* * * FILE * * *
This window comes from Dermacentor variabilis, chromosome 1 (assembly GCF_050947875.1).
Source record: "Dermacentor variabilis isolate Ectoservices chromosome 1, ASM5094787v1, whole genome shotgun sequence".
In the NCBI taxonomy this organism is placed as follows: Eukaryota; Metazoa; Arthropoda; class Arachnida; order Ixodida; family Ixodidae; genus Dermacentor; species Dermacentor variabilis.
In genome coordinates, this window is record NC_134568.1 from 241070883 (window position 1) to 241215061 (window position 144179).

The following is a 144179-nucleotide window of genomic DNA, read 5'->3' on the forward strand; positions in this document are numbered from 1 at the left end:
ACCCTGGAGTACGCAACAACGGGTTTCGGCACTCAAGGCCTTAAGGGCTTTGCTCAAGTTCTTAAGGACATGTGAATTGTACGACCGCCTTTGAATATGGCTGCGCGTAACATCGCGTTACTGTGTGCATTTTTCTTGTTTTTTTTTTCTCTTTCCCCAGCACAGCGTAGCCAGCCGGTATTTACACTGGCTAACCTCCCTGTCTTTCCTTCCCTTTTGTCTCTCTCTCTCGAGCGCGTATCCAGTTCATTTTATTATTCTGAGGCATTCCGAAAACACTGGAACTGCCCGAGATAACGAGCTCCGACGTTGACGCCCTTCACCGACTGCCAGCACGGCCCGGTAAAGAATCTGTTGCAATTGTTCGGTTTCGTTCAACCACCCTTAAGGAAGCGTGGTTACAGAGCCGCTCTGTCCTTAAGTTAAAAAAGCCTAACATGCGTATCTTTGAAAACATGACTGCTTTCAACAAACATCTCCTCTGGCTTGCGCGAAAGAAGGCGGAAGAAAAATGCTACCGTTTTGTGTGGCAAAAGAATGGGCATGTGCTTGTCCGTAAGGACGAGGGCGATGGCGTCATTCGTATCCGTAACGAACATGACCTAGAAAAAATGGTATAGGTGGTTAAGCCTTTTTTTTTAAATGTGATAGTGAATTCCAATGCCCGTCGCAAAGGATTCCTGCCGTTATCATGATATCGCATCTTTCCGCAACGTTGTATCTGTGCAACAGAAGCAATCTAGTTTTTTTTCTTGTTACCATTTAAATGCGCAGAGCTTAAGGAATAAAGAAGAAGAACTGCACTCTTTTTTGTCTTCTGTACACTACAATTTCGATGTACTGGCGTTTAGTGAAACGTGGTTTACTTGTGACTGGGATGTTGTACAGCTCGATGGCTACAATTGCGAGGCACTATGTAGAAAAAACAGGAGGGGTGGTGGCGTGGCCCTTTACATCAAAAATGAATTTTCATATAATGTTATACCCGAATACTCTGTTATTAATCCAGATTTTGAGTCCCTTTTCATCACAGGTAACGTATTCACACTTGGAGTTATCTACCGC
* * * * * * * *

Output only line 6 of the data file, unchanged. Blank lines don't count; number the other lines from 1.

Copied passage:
ACCCTGGAGTACGCAACAACGGGTTTCGGCACTCAAGGCCTTAAGGGCTTTGCTCAAGTTCTTAAGGACATGTGAATTGTACGACCGCCTTTGAATATGGCTGCGCGTAACATCGCGTTACTGTGTGCATTTTTCTTGTTTTTTTTTTCTCTTTCCCCAGCACAGCGTAGCCAGCCGGTATTTACACTGGCTAACCTCCCTGTCTTTCCTTCCCTTTTGTCTCTCTCTCTCGAGCGCGTATCCAGTTCATTTTATTATTCTGAGGCATTCCGAAAACACTGGAACTGCCCGAGATAACGAGCTCCGACGTTGACGCCCTTCACCGACTGCCAGCACGGCCCGGTAAAGAATCTGTTGCAATTGTTCGGTTTCGTTCAACCACCCTTAAGGAAGCGTGGTTACAGAGCCGCTCTGTCCTTAAGTTAAAAAAGCCTAACATGCGTATCTTTGAAAACATGACTGCTTTCAACAAACATCTCCTCTGGCTTGCGCGAAAGAAGGCGGAAGAAAAATGCTACCGTTTTGTGTGGCAAAAGAATGGGCATGTGCTTGTCCGTAAGGACGAGGGCGATGGCGTCATTCGTATCCGTAACGAACATGACCTAGAAAAAATGGTATAGGTGGTTAAGCCTTTTTTTTTAAATGTGATAGTGAATTCCAATGCCCGTCGCAAAGGATTCCTGCCGTTATCATGATATCGCATCTTTCCGCAACGTTGTATCTGTGCAACAGAAGCAATCTAGTTTTTTTTCTTGTTACCATTTAAATGCGCAGAGCTTAAGGAATAAAGAAGAAGAACTGCACTCTTTTTTGTCTTCTGTACACTACAATTTCGATGTACTGGCGTTTAGTGAAACGTGGTTTACTTGTGACTGGGATGTTGTACAGCTCGATGGCTACAATTGCGAGGCACTATGTAGAAAAAACAGGAGGGGTGGTGGCGTGGCCCTTTACATCAAAAATGAATTTTCATATAATGTTATACCCGAATACTCTGTTATTAATCCAGATTTTGAGTCCCTTTTCATCACAGGTAACGTATTCACACTTGGAGTTATCTACCGC